AQI

The U.S. EPA developed the Air Quality Index, or AQI scale, to make the public health impacts of air pollution concentrations easily understandable.

Air Quality Index

The Air Quality Index, or AQI, much like an air quality "thermometer", translates daily air pollution concentrations into a number on a scale between 0 and 500. The numbers in this scale are divided into six color-coded ranges, with numbers 0-300 as seen below.

(0-50)
Good
No health impacts are expected when air quality is in this range.
(51-100)
Moderate
Unusually sensitive people should consider limiting prolonged outdoor exertion.
(101-150)
Unhealthy for Sensitive Groups
Active children and adults, and people with respiratory disease, such as asthma, should limit outdoor exertion.
(151-200)
Unhealthy
Active children and adults, and people with respiratory disease, such as asthma, should avoid prolonged outdoor exertion; everyone else, especially children, should limit prolonged outdoor exertion.
(201-300)
Very Unhealthy
Active children and adults, and people with respiratory disease, such as asthma, should avoid all outdoor exertion; everyone else, especially children, should limit outdoor exertion.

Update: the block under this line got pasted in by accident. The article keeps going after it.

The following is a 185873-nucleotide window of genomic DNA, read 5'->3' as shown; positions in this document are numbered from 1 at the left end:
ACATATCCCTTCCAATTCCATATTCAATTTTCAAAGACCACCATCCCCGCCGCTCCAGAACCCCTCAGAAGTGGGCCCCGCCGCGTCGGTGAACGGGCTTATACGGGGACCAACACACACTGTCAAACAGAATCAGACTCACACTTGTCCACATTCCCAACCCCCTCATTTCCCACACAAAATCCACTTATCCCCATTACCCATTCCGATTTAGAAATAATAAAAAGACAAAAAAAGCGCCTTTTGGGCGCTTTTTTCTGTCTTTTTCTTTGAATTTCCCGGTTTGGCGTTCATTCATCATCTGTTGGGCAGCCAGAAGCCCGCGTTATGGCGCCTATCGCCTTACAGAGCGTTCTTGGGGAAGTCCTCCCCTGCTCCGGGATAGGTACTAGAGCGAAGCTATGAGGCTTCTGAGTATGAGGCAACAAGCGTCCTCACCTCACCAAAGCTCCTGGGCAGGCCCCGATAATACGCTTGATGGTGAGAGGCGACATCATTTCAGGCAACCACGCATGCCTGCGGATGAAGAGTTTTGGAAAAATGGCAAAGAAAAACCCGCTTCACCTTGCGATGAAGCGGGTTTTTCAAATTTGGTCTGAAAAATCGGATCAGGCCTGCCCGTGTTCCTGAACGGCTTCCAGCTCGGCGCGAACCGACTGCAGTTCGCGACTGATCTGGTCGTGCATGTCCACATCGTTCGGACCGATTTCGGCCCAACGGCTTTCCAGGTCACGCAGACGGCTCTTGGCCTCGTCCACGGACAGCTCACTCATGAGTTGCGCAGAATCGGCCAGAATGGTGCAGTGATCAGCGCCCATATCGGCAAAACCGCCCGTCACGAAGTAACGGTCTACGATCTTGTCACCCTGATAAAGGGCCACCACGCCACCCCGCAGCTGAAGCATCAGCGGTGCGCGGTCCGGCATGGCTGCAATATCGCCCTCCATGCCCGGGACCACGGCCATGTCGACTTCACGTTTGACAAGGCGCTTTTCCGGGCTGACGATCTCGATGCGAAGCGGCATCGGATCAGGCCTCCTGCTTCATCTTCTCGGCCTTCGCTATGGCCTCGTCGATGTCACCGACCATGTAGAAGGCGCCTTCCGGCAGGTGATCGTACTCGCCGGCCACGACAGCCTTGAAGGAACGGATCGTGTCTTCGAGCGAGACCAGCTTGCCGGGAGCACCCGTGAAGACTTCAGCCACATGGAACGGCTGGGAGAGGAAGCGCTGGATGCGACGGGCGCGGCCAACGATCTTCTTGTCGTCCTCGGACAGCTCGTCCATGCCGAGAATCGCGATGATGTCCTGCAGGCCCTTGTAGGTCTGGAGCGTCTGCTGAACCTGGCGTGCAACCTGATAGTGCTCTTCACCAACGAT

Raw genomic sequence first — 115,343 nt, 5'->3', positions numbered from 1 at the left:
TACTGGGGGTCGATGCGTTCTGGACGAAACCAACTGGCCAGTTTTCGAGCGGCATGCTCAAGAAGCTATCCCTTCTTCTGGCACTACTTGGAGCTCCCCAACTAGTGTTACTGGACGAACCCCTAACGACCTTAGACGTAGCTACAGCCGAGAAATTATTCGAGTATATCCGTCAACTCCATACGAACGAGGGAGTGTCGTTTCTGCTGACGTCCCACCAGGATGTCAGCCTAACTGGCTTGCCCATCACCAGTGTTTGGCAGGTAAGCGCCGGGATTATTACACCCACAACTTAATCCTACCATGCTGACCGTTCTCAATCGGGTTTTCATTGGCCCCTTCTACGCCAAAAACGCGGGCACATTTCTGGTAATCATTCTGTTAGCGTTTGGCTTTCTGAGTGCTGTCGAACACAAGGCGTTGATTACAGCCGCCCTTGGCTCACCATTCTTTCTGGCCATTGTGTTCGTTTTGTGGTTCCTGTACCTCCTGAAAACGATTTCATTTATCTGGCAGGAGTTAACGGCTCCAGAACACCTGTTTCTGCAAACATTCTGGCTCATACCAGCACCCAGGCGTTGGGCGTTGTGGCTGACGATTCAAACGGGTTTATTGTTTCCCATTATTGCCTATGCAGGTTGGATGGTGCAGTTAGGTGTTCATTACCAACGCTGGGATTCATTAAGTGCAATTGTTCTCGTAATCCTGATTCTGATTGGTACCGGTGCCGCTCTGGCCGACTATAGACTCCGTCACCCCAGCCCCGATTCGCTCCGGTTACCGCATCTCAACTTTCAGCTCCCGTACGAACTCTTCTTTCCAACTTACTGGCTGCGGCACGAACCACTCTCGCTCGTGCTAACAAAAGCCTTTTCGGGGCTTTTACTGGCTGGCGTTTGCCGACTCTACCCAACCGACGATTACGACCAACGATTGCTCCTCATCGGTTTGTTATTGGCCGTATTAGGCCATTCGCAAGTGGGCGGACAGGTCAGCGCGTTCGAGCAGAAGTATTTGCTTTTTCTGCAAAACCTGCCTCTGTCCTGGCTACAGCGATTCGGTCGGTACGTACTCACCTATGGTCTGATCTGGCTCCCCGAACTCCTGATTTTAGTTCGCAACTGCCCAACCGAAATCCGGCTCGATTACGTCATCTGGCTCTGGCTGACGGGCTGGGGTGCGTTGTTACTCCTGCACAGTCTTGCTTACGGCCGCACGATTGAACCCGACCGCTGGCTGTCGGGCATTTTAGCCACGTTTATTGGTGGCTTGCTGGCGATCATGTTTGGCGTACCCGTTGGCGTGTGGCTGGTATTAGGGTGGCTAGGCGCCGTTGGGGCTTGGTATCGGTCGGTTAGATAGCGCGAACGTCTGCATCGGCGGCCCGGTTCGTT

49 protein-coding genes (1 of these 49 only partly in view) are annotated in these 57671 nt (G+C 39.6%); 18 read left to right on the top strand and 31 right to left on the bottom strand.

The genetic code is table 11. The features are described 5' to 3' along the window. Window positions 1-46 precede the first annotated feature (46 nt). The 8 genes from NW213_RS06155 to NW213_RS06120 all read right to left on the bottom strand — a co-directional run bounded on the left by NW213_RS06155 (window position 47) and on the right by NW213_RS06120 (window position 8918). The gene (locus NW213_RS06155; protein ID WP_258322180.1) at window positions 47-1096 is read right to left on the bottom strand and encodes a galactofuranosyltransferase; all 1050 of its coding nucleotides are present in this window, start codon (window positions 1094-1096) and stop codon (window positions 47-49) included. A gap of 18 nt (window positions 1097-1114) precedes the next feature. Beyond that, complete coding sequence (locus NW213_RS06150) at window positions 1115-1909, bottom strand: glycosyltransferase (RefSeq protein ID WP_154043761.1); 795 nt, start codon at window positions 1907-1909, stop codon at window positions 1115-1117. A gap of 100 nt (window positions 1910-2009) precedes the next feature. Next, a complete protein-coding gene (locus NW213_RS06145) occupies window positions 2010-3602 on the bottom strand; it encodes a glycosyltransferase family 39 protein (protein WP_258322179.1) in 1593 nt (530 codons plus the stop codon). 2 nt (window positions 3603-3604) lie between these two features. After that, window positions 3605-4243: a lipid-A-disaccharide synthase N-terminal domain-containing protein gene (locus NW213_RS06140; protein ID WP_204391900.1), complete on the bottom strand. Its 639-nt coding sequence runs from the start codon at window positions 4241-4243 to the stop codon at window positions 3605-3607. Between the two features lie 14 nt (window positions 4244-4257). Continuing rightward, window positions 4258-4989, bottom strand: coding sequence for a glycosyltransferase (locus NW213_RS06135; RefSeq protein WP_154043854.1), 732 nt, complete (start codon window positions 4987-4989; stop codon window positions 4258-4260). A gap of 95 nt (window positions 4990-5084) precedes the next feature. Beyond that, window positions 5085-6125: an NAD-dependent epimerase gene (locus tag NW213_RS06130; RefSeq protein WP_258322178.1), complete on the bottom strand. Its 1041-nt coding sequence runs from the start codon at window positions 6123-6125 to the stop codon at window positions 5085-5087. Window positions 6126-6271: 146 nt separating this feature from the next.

The AQI numbers refer to specific amounts of pollution in the air. It's based on the federal air quality standards for six major pollutants - ozone, carbon monoxide, nitrogen dioxide, sulfur dioxide, and two sizes of particulate matter.

In most cases, the federal standard for these air pollutants corresponds to the number 100 on the AQI chart. If the concentration of any of these pollutants rises above its respective standard, it can be unhealthy for the public.

When the Air District prepares its daily AQI forecast, we take the anticipated concentration measurements for each of the major pollutants, convert them into AQI numbers, and post the highest AQI number for each reporting zone.

Readings below 100 on the AQI scale should not affect the health of the general public (although readings in the moderate range of 50 to 100 may affect unusually sensitive people). Levels above 300 rarely occur in the United States, and readings above 200 have not occurred in the Bay Area in decades.

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